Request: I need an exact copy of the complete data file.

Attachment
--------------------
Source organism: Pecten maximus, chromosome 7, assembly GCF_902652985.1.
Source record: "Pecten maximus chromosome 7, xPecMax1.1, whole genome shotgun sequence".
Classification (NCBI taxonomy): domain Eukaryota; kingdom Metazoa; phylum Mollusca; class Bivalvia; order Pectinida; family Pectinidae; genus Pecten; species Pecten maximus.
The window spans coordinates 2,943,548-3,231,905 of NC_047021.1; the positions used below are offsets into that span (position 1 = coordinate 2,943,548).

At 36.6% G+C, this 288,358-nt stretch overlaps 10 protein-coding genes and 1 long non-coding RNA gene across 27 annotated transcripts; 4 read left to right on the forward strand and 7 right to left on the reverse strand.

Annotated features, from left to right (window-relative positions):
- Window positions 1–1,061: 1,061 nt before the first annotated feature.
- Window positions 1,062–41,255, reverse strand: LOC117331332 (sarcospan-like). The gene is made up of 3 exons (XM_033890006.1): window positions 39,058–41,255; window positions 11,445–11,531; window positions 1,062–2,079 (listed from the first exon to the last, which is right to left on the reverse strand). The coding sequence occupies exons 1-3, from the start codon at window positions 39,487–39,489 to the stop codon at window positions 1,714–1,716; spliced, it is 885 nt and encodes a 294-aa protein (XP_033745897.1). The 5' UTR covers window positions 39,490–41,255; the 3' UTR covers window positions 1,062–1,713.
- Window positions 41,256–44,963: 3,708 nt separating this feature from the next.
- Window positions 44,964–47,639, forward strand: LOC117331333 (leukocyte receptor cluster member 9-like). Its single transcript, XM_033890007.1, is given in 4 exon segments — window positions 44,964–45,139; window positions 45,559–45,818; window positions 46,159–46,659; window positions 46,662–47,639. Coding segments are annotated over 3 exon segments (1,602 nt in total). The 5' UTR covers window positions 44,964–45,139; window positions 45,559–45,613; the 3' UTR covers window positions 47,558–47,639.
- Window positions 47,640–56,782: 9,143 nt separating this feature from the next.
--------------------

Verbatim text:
Source organism: Pecten maximus, chromosome 7, assembly GCF_902652985.1.
Source record: "Pecten maximus chromosome 7, xPecMax1.1, whole genome shotgun sequence".
Classification (NCBI taxonomy): domain Eukaryota; kingdom Metazoa; phylum Mollusca; class Bivalvia; order Pectinida; family Pectinidae; genus Pecten; species Pecten maximus.
The window spans coordinates 2,943,548-3,231,905 of NC_047021.1; the positions used below are offsets into that span (position 1 = coordinate 2,943,548).

At 36.6% G+C, this 288,358-nt stretch overlaps 10 protein-coding genes and 1 long non-coding RNA gene across 27 annotated transcripts; 4 read left to right on the forward strand and 7 right to left on the reverse strand.

Annotated features, from left to right (window-relative positions):
- Window positions 1–1,061: 1,061 nt before the first annotated feature.
- Window positions 1,062–41,255, reverse strand: LOC117331332 (sarcospan-like). The gene is made up of 3 exons (XM_033890006.1): window positions 39,058–41,255; window positions 11,445–11,531; window positions 1,062–2,079 (listed from the first exon to the last, which is right to left on the reverse strand). The coding sequence occupies exons 1-3, from the start codon at window positions 39,487–39,489 to the stop codon at window positions 1,714–1,716; spliced, it is 885 nt and encodes a 294-aa protein (XP_033745897.1). The 5' UTR covers window positions 39,490–41,255; the 3' UTR covers window positions 1,062–1,713.
- Window positions 41,256–44,963: 3,708 nt separating this feature from the next.
- Window positions 44,964–47,639, forward strand: LOC117331333 (leukocyte receptor cluster member 9-like). Its single transcript, XM_033890007.1, is given in 4 exon segments — window positions 44,964–45,139; window positions 45,559–45,818; window positions 46,159–46,659; window positions 46,662–47,639. Coding segments are annotated over 3 exon segments (1,602 nt in total). The 5' UTR covers window positions 44,964–45,139; window positions 45,559–45,613; the 3' UTR covers window positions 47,558–47,639.
- Window positions 47,640–56,782: 9,143 nt separating this feature from the next.